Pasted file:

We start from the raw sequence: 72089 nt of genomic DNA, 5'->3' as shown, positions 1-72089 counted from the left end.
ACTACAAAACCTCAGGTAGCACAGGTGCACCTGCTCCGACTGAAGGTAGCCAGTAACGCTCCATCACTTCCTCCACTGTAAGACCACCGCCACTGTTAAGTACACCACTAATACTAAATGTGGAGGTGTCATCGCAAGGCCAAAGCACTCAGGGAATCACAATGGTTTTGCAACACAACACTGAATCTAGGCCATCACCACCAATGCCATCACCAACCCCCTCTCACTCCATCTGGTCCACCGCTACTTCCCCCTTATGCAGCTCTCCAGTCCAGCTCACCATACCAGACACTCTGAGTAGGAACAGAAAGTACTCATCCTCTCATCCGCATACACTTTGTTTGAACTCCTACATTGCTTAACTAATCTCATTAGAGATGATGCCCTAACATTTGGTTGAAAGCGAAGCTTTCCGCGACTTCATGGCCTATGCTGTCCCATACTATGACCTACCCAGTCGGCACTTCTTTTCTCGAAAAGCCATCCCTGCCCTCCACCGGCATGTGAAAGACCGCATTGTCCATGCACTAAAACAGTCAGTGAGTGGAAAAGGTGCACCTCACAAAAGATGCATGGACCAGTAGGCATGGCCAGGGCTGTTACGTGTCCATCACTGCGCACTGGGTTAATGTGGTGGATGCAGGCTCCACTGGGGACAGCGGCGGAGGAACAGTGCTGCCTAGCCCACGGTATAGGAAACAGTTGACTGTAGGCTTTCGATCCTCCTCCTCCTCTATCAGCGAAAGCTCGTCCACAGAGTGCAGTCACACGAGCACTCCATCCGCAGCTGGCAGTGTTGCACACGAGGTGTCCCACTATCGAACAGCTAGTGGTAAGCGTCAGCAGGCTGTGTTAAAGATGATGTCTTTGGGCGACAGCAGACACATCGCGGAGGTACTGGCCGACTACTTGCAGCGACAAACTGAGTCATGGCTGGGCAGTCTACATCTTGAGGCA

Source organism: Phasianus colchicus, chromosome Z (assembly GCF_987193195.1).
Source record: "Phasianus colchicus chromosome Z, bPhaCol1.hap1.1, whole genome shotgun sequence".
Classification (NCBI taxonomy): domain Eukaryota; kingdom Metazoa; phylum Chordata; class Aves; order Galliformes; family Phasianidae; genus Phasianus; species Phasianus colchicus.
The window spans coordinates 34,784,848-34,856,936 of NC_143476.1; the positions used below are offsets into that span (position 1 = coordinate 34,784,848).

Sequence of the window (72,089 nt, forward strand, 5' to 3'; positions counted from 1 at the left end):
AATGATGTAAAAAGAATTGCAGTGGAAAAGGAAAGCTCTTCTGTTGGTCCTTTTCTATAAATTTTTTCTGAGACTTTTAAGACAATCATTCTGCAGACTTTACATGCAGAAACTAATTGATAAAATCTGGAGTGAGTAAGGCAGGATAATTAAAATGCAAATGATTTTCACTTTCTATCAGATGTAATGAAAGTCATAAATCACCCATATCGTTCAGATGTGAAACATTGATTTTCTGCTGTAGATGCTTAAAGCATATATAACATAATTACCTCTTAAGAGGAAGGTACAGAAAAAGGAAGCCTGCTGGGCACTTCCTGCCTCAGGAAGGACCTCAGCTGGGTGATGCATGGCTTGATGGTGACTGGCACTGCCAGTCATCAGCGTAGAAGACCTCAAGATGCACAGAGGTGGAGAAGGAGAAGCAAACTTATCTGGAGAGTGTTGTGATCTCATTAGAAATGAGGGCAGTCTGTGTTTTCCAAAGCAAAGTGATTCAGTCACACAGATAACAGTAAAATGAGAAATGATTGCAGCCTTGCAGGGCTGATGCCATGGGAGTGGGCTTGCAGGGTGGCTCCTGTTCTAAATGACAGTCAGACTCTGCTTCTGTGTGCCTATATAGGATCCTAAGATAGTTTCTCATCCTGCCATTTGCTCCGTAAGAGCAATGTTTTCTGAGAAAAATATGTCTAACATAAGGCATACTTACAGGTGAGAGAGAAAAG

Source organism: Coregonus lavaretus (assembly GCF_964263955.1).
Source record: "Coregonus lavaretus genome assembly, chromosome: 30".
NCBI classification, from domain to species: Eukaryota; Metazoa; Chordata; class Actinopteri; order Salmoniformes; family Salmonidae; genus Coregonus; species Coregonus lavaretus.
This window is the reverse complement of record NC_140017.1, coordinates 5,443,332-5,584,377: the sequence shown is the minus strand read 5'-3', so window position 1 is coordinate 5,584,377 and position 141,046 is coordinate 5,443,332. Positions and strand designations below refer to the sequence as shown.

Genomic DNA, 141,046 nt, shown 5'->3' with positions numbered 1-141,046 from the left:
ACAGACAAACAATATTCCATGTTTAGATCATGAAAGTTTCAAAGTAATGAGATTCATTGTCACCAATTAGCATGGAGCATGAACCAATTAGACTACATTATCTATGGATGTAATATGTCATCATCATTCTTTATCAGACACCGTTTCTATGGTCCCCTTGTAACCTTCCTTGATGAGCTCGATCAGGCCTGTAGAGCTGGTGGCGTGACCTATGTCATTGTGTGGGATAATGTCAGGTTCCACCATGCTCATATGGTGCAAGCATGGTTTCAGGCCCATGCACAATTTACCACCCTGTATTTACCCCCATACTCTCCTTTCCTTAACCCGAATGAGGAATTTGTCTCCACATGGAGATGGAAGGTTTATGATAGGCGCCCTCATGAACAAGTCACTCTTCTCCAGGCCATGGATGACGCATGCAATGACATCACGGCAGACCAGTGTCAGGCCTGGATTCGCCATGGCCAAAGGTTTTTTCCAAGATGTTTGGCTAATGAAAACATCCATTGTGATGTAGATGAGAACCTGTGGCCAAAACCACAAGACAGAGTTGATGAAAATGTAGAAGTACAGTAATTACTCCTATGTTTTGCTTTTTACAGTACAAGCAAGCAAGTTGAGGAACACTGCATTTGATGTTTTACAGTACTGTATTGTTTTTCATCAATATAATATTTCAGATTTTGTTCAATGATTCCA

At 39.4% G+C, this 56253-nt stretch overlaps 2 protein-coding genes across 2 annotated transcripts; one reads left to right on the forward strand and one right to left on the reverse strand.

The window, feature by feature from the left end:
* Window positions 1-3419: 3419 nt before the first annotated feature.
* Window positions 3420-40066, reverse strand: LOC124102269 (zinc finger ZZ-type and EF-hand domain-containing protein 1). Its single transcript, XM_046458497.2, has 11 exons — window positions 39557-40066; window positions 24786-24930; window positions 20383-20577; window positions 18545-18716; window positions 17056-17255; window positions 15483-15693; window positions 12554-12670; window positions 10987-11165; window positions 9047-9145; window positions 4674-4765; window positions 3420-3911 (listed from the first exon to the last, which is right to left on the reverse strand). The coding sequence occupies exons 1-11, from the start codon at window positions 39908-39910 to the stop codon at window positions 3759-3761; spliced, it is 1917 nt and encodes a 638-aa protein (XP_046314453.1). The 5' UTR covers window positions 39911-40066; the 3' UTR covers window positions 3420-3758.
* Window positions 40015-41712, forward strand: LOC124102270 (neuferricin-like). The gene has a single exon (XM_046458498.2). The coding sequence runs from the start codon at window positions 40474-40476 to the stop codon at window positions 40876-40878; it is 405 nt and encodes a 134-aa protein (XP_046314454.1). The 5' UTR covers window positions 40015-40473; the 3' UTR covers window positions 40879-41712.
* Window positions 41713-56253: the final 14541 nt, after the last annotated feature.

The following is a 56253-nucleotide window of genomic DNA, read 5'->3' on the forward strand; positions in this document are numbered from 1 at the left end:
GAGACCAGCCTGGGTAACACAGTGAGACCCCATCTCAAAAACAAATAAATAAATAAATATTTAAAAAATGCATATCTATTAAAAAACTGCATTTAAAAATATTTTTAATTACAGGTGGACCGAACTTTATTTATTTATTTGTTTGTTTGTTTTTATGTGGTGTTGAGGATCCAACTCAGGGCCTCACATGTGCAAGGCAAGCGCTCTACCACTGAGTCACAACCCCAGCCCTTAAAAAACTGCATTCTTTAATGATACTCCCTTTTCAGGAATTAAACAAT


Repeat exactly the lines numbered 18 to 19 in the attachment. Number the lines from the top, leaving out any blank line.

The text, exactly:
* Window positions 3420-40066, reverse strand: LOC124102269 (zinc finger ZZ-type and EF-hand domain-containing protein 1). Its single transcript, XM_046458497.2, has 11 exons — window positions 39557-40066; window positions 24786-24930; window positions 20383-20577; window positions 18545-18716; window positions 17056-17255; window positions 15483-15693; window positions 12554-12670; window positions 10987-11165; window positions 9047-9145; window positions 4674-4765; window positions 3420-3911 (listed from the first exon to the last, which is right to left on the reverse strand). The coding sequence occupies exons 1-11, from the start codon at window positions 39908-39910 to the stop codon at window positions 3759-3761; spliced, it is 1917 nt and encodes a 638-aa protein (XP_046314453.1). The 5' UTR covers window positions 39911-40066; the 3' UTR covers window positions 3420-3758.
* Window positions 40015-41712, forward strand: LOC124102270 (neuferricin-like). The gene has a single exon (XM_046458498.2). The coding sequence runs from the start codon at window positions 40474-40476 to the stop codon at window positions 40876-40878; it is 405 nt and encodes a 134-aa protein (XP_046314454.1). The 5' UTR covers window positions 40015-40473; the 3' UTR covers window positions 40879-41712.